Polari and the work and efforts of its alumni, audience regulars (the life and pulse of each monthly gathering), venue owners and just those that pass the word on is one of the greatest LGBT assets in London and indeed the UK (where Polari is stretching its wings north – see here).
Furthermore, Paul and his team of judges give their time and efforts to reading the longlist and shortlisted titles and for my tale of a 1980s Bond fan to even get dropped on the “to read” pile is the stuff of privilege.
The Polari First Book Prize 2013 judges this year:
Paul Burston (Chair of Judges) – author, journalist and host of Polari.
Bidisha – writer, critic and broadcaster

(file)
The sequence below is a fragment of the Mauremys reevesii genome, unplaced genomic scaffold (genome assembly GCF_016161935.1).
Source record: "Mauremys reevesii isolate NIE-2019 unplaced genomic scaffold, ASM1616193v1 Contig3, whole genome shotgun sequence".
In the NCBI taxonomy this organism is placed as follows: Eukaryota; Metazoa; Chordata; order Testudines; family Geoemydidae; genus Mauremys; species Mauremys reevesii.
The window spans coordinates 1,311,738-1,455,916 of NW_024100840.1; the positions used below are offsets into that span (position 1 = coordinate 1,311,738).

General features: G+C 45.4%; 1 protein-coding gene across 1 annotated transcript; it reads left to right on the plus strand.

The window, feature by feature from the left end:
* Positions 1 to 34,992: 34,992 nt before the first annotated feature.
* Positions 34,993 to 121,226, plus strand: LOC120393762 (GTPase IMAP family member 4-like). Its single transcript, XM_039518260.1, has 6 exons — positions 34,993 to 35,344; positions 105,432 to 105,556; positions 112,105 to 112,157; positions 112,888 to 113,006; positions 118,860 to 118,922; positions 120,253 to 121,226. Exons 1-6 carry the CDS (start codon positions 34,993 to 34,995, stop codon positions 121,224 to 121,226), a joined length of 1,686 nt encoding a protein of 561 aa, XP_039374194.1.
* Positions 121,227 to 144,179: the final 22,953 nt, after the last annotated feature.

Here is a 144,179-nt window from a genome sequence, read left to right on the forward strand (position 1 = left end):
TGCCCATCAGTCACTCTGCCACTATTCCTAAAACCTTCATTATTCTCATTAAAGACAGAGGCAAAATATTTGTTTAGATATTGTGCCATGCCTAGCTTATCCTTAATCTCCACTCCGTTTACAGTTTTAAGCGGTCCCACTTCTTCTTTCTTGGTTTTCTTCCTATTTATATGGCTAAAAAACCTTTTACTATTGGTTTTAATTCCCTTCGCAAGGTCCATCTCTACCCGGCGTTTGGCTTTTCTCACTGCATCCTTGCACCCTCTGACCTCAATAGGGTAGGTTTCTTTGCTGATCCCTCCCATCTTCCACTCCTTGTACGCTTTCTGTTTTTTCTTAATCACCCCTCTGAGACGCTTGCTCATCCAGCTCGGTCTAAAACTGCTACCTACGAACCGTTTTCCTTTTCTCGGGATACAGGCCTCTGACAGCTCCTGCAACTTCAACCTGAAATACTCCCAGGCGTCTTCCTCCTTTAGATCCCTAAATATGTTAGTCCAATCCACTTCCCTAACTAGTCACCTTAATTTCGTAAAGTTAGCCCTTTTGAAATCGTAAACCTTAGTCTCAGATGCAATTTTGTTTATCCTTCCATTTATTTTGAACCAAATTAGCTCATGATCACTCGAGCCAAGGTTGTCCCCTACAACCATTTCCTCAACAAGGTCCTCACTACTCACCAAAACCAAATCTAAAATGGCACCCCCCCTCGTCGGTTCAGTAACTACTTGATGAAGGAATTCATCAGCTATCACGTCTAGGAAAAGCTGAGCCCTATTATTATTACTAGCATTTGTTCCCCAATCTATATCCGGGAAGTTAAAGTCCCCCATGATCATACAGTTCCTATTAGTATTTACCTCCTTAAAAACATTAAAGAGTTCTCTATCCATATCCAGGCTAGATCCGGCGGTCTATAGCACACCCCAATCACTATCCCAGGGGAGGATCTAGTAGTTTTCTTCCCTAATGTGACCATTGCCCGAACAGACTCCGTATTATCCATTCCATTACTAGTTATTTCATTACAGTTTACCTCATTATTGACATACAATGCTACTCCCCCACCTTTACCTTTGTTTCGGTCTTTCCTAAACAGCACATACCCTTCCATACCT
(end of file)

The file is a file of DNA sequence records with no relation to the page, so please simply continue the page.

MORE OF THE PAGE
Suzi Feay – literary critic
Rachel Holmes – author and former Head of Literature at the Southbank Centre
VG Lee – author and comedian
Joe Storey-Scott – books buyer
The Polari First Book Prize 2013 shortlist:
The Murder Wall by Mari Hannah (Pan Macmillan)
Tony Hogan Bought Me An Icecream Float Before He Stole My Ma by Kerry Hudson (Chatto & Windus)
The Sitar by Rebecca Idris (self-published ebook)
Catching Bullets – Memoirs of a Bond Fan by Mark O’Connell (Splendid Books)
The Tale of Raw Head & Bloody Bones by Jack Wolf (Chatto & Windus)
For more on Polari and why you should get along, click here.
Splendid Books and I are more than proud to announce that CATCHING BULLETS – MEMOIRS OF A BOND FAN has been shortlisted for the POLARI FIRST BOOK PRIZE 2013.
Polari is a monthly literary salon held (more often than not) at London’s Southbank Centre. Masterminded by author/writer Paul Burston, it is a queer / LGBT showcase of a brilliant rainbow-hued spectrum of writing, poetry, fiction, non-fiction, performance, works-in-progress, theatre and song.